Cambodia – Is the potential food basket of South-east Asia
Corn – a basic animal feed raw material and prices are rising
Approach – large-scale farming (3,000 scaled to 15,000 hectares) using Western technology (centre pivot irrigation) and management; marketed to feed millers in Vietnam and Thailand or for export to China
Agricultural and market conditions in Cambodia are perfect for corn (maize) production ( link to land use map )
The Government of Cambodia grants Economic Land Concessions (ELC) with long-term guarantees
Foreign investment is welcomed – the UK is the largest foreign investor this year in Cambodia (see footnote)
Thailand and Vietnam animal feed millers will absorb output
Note: In 2011 UK is the largest investor with the promised investment of USD 2.22 billion, followed by the domestic investor of USD 1.29 billion and Chinese with USD 1.13 billion (source: sophirom.wordpress.com)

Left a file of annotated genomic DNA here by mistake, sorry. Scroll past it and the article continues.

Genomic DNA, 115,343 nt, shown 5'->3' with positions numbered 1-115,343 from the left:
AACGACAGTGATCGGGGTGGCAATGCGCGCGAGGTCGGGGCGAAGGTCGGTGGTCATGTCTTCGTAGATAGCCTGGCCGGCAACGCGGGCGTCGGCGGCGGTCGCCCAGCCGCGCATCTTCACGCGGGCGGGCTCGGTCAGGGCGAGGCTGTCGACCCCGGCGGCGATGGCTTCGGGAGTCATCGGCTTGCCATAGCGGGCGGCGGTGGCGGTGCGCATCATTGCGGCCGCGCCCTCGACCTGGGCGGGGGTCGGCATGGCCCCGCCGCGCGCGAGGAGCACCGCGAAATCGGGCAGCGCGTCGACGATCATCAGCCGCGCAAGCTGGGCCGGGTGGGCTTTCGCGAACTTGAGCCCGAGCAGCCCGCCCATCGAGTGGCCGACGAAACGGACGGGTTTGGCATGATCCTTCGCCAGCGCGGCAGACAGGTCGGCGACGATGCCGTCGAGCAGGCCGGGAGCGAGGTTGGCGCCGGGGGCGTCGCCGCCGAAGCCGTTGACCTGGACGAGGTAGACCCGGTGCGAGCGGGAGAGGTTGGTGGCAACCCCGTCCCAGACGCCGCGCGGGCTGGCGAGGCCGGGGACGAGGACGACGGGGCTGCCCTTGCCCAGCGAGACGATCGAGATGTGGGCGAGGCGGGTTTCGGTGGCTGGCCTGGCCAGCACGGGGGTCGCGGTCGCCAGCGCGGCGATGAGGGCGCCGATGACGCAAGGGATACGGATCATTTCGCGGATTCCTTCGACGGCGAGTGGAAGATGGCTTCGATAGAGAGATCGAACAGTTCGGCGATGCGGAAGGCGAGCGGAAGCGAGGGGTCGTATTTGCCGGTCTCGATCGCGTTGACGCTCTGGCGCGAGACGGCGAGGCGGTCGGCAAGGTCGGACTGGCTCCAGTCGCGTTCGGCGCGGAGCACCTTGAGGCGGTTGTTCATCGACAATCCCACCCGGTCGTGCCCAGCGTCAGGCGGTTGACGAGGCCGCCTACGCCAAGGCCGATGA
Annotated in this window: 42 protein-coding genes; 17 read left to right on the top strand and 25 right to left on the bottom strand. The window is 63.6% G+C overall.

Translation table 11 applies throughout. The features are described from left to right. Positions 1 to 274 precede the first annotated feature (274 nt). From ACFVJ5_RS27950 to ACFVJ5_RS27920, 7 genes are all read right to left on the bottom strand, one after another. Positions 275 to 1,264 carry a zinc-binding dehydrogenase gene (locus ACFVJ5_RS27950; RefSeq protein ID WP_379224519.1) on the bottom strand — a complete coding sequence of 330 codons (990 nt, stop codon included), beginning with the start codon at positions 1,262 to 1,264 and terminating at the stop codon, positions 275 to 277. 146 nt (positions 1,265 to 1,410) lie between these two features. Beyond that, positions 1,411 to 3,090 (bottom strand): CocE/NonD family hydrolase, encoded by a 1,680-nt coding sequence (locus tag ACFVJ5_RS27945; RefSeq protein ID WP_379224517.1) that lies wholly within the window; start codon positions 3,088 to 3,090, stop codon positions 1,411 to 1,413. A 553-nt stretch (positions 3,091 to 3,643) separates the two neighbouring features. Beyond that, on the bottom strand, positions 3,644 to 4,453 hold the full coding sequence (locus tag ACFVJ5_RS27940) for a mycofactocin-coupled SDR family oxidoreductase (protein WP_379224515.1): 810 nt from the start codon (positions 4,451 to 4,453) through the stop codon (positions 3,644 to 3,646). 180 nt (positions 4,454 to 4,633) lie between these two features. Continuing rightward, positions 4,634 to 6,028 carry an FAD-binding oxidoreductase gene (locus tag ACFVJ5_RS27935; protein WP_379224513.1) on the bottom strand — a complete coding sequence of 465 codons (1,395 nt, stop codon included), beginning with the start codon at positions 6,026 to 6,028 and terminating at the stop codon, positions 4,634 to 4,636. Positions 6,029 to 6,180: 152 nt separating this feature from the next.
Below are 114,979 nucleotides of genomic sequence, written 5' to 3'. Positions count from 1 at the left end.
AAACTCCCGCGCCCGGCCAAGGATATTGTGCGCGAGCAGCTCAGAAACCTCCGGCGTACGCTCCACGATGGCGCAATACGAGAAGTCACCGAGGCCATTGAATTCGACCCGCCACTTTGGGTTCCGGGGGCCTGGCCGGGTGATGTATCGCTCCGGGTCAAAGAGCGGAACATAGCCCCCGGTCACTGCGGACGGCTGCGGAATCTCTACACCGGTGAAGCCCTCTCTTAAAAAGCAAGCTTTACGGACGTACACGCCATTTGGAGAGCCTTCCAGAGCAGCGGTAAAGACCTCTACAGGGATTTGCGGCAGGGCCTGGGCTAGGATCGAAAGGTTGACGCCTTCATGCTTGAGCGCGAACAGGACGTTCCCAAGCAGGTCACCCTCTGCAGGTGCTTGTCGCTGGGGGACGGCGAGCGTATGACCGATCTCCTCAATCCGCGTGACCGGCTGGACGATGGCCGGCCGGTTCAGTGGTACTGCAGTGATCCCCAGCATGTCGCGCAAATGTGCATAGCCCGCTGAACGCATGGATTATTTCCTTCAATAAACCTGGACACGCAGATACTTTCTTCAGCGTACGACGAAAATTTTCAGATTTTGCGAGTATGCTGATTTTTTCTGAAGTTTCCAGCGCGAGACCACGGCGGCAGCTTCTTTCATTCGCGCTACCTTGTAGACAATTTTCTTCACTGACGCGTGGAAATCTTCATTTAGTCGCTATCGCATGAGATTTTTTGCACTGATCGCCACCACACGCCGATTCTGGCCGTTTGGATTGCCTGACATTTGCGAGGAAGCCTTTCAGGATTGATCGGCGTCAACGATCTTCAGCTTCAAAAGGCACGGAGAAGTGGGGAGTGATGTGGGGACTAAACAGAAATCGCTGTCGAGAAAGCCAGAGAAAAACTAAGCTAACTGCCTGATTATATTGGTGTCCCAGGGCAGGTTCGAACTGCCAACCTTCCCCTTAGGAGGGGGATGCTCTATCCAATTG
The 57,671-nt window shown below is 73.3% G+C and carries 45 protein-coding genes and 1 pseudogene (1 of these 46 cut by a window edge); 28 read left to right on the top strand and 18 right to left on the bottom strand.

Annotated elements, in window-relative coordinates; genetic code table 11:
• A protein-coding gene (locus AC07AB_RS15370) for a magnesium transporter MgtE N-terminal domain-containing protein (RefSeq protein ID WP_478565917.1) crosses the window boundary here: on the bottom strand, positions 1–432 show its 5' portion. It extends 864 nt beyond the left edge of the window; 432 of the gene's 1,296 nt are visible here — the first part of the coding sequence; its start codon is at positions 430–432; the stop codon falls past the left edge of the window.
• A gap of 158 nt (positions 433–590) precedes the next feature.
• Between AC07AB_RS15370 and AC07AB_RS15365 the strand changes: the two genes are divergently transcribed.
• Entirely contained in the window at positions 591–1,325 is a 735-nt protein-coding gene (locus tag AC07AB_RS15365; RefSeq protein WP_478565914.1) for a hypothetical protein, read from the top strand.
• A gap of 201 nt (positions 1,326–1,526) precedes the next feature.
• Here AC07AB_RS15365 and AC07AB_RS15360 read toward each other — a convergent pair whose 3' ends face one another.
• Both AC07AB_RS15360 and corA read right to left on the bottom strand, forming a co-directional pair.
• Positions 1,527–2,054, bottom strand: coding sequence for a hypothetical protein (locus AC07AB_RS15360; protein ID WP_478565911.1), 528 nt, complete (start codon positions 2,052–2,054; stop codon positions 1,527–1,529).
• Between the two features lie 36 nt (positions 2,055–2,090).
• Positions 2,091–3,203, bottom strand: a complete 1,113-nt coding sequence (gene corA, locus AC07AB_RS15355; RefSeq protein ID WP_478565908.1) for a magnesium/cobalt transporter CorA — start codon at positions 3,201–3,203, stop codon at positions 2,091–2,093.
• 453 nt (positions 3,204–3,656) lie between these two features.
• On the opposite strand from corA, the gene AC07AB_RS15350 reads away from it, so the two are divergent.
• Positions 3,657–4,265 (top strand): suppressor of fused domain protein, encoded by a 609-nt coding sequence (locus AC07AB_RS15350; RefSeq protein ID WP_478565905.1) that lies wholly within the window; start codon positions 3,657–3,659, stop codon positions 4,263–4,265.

Location of the Proposed Economic Land Concession
Three crops a year provide 18 tons per ha. or for 5,000 ha. = 90,000 tons
At the decade-long actual average price of corn of $136/ton this output is valued at US $12.24 million (GBP 7.65 myn). Current corn price is over US$273/ton.
Also note that the Thai producer price typically has a premium of 11% over the international corn price.
A full cost-benefit and returns study is required at feasibility stage.
Growth Plan Initial 3,000 to 5,000 ha provides a profitable return and solid experience of the production and market conditions With success and knowledge of the market land area can be added incrementally in similar sized plots The business can be vertically integrated with scale into animal feed production The farm can eventually form the basis of animal feed-lots and meat production